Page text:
While these deaths are horrendous, most gun deaths in the United States happen in our neighborhoods, in urban and rural areas. In 2020, even during the pandemic, there were over 20,000 homicides and 23,000 suicide deaths using guns as reported by the Gun Violence Archive. In 2019, FBI data indicated that there were 15,000 homicidal deaths and over 10,000 of these were due to firearms. Not only is death the result of guns, but there were also 430,000 violent crimes in 2019 across the country and approximately 200,000 instances of firearms used in the commission of those crimes. This pattern is the reason that the CDC lists homicide as the leading cause of death for African Americans males under age 44 or the fourth cause for all African American males. The homicide death rate is also very high among Latino males.

And what do we lose with these deaths of persons due to gun violence and even the loss of productive lives of those who perpetrate these crimes? We lose the potential of the human spirit, we lose the possibility of greatness from each of them. We don’t know who they were or what they could have been if they had a full life. Their families miss their love, support and

companionship. Their untimely deaths are senseless. The loss of life due to gun violence is unacceptable regardless of the circumstances.

What motivates a person to kill another human being and what accounts for these deaths? Is it mental illness, delusions of persecution and paranoid ideations? Is it the lack of mental health treatment or failure to follow prescribed treatment? Is it due to hopelessness, depression, or a sense of worthlessness? Is it the outcome of bullying or disrespect? Is it the inability to control the actions of others and is in response to the loss of power? Is it about vengeance or retribution? Is it the failure to manage one’s anger or impulse control? Are gun deaths the result of a business deal gone awry? Is homicide done at the hands of a sociopath with no sense of empathy or care for others? Is it selfishness and self-righteousness? Is it racism or hatred of others? Is it PTSD that is suffered after seeing constant trauma throughout childhood? Is this domestic terrorism?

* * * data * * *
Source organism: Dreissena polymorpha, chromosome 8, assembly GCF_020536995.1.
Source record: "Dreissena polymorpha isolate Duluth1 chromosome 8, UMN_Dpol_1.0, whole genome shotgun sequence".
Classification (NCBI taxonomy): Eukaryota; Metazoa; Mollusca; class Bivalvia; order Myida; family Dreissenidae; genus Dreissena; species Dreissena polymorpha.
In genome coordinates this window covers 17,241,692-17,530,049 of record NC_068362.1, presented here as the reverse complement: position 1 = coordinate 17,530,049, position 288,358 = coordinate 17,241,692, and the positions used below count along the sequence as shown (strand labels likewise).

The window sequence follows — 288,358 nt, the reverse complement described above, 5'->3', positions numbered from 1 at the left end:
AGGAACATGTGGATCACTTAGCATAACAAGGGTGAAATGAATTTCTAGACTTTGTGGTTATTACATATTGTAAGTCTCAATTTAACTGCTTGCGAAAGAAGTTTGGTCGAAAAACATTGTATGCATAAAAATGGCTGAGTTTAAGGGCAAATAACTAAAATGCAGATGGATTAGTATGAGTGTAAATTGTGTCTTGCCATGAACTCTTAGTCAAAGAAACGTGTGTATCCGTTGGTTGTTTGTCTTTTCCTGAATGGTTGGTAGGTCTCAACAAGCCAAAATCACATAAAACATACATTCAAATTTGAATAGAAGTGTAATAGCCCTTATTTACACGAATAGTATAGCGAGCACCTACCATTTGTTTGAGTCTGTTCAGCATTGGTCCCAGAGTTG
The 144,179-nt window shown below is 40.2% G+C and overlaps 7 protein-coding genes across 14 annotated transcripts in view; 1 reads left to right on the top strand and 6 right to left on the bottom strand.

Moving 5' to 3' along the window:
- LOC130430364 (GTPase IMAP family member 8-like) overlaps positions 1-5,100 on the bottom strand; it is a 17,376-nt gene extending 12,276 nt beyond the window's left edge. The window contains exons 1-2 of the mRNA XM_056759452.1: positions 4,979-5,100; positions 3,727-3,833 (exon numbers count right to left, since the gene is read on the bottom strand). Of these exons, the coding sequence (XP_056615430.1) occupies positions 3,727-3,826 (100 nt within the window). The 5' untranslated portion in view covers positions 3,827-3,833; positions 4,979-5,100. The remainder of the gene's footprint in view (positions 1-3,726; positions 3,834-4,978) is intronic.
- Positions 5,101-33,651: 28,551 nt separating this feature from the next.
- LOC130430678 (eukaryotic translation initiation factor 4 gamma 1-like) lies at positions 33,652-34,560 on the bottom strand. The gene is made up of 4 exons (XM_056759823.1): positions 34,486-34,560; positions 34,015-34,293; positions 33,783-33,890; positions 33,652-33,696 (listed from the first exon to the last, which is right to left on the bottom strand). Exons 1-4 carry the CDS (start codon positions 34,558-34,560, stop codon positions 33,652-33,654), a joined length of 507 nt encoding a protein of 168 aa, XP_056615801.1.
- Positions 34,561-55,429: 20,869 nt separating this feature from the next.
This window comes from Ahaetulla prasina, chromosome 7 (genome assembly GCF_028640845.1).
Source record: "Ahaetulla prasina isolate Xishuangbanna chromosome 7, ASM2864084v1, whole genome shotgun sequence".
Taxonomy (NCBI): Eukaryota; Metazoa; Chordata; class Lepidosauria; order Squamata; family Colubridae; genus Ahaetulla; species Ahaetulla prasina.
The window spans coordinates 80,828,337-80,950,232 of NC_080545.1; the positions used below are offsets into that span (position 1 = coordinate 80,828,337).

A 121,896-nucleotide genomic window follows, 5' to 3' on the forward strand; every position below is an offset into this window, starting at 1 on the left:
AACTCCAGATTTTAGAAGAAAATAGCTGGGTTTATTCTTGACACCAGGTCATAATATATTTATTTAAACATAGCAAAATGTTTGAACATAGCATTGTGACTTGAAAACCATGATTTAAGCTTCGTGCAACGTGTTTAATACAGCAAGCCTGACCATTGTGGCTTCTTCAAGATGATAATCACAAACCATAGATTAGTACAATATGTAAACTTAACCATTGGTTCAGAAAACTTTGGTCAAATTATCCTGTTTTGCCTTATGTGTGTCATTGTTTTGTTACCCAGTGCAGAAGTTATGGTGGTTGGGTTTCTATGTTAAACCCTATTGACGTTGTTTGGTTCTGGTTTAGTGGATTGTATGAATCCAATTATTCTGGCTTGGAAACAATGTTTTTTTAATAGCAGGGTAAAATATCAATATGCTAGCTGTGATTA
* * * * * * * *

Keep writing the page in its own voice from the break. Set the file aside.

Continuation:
All the reasons listed for gun violence and deaths are true and may be the motivation for the perpetrators. If these causes motivate perpetrators, then how do we stop the carnage and change the outcome? Dying by gun is a complex phenomenon and not easily resolved. We can increase access to mental health care, dismantle gangs, provide more police protection to make safer neighborhoods, change poverty rates, teach anger management, mentor youth and encourage violence prevention. We can support battered spouses and prevent domestic violence. All of these actions can and are being done and yet the numbers of deaths by guns continue to climb with victims of all ages and races.